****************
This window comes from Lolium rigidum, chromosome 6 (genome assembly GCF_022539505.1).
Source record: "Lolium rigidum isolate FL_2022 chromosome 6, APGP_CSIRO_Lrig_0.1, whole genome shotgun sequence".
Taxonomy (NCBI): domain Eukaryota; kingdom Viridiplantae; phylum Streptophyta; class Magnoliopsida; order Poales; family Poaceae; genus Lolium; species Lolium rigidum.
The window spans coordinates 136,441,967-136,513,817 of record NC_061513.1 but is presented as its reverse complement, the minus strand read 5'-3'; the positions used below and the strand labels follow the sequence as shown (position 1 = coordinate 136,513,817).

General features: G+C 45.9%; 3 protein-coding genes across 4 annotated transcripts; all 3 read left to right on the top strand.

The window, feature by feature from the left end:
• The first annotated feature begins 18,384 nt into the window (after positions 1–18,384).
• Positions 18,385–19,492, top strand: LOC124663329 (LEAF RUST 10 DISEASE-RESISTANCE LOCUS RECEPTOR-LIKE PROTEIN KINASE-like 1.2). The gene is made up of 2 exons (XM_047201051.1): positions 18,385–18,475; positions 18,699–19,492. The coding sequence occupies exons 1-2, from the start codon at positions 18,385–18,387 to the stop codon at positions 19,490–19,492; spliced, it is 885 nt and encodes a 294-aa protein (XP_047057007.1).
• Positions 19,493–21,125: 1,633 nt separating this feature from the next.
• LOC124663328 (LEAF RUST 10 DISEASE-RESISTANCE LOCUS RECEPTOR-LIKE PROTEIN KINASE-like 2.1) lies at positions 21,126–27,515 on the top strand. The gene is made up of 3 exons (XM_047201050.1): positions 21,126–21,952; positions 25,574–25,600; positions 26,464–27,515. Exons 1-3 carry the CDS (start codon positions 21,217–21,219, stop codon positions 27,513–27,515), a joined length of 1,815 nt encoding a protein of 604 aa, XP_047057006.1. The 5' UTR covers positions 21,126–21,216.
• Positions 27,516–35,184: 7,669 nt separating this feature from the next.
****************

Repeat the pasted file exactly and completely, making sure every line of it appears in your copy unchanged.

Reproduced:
This window comes from Lolium rigidum, chromosome 6 (genome assembly GCF_022539505.1).
Source record: "Lolium rigidum isolate FL_2022 chromosome 6, APGP_CSIRO_Lrig_0.1, whole genome shotgun sequence".
Taxonomy (NCBI): domain Eukaryota; kingdom Viridiplantae; phylum Streptophyta; class Magnoliopsida; order Poales; family Poaceae; genus Lolium; species Lolium rigidum.
The window spans coordinates 136,441,967-136,513,817 of record NC_061513.1 but is presented as its reverse complement, the minus strand read 5'-3'; the positions used below and the strand labels follow the sequence as shown (position 1 = coordinate 136,513,817).

General features: G+C 45.9%; 3 protein-coding genes across 4 annotated transcripts; all 3 read left to right on the top strand.

The window, feature by feature from the left end:
• The first annotated feature begins 18,384 nt into the window (after positions 1–18,384).
• Positions 18,385–19,492, top strand: LOC124663329 (LEAF RUST 10 DISEASE-RESISTANCE LOCUS RECEPTOR-LIKE PROTEIN KINASE-like 1.2). The gene is made up of 2 exons (XM_047201051.1): positions 18,385–18,475; positions 18,699–19,492. The coding sequence occupies exons 1-2, from the start codon at positions 18,385–18,387 to the stop codon at positions 19,490–19,492; spliced, it is 885 nt and encodes a 294-aa protein (XP_047057007.1).
• Positions 19,493–21,125: 1,633 nt separating this feature from the next.
• LOC124663328 (LEAF RUST 10 DISEASE-RESISTANCE LOCUS RECEPTOR-LIKE PROTEIN KINASE-like 2.1) lies at positions 21,126–27,515 on the top strand. The gene is made up of 3 exons (XM_047201050.1): positions 21,126–21,952; positions 25,574–25,600; positions 26,464–27,515. Exons 1-3 carry the CDS (start codon positions 21,217–21,219, stop codon positions 27,513–27,515), a joined length of 1,815 nt encoding a protein of 604 aa, XP_047057006.1. The 5' UTR covers positions 21,126–21,216.
• Positions 27,516–35,184: 7,669 nt separating this feature from the next.